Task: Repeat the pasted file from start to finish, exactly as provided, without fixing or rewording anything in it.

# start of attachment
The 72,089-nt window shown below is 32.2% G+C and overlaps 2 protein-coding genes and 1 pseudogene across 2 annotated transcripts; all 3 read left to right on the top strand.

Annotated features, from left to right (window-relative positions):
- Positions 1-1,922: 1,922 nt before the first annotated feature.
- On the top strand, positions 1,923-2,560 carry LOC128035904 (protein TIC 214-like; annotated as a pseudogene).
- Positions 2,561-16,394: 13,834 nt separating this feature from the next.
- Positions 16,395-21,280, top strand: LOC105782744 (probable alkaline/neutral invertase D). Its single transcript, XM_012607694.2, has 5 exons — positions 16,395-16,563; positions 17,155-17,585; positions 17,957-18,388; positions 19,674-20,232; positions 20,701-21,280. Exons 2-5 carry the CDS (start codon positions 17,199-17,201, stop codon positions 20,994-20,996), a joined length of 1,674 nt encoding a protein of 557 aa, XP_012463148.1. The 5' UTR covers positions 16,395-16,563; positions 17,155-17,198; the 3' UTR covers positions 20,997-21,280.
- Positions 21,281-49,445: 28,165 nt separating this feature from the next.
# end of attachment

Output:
The 72,089-nt window shown below is 32.2% G+C and overlaps 2 protein-coding genes and 1 pseudogene across 2 annotated transcripts; all 3 read left to right on the top strand.

Annotated features, from left to right (window-relative positions):
- Positions 1-1,922: 1,922 nt before the first annotated feature.
- On the top strand, positions 1,923-2,560 carry LOC128035904 (protein TIC 214-like; annotated as a pseudogene).
- Positions 2,561-16,394: 13,834 nt separating this feature from the next.
- Positions 16,395-21,280, top strand: LOC105782744 (probable alkaline/neutral invertase D). Its single transcript, XM_012607694.2, has 5 exons — positions 16,395-16,563; positions 17,155-17,585; positions 17,957-18,388; positions 19,674-20,232; positions 20,701-21,280. Exons 2-5 carry the CDS (start codon positions 17,199-17,201, stop codon positions 20,994-20,996), a joined length of 1,674 nt encoding a protein of 557 aa, XP_012463148.1. The 5' UTR covers positions 16,395-16,563; positions 17,155-17,198; the 3' UTR covers positions 20,997-21,280.
- Positions 21,281-49,445: 28,165 nt separating this feature from the next.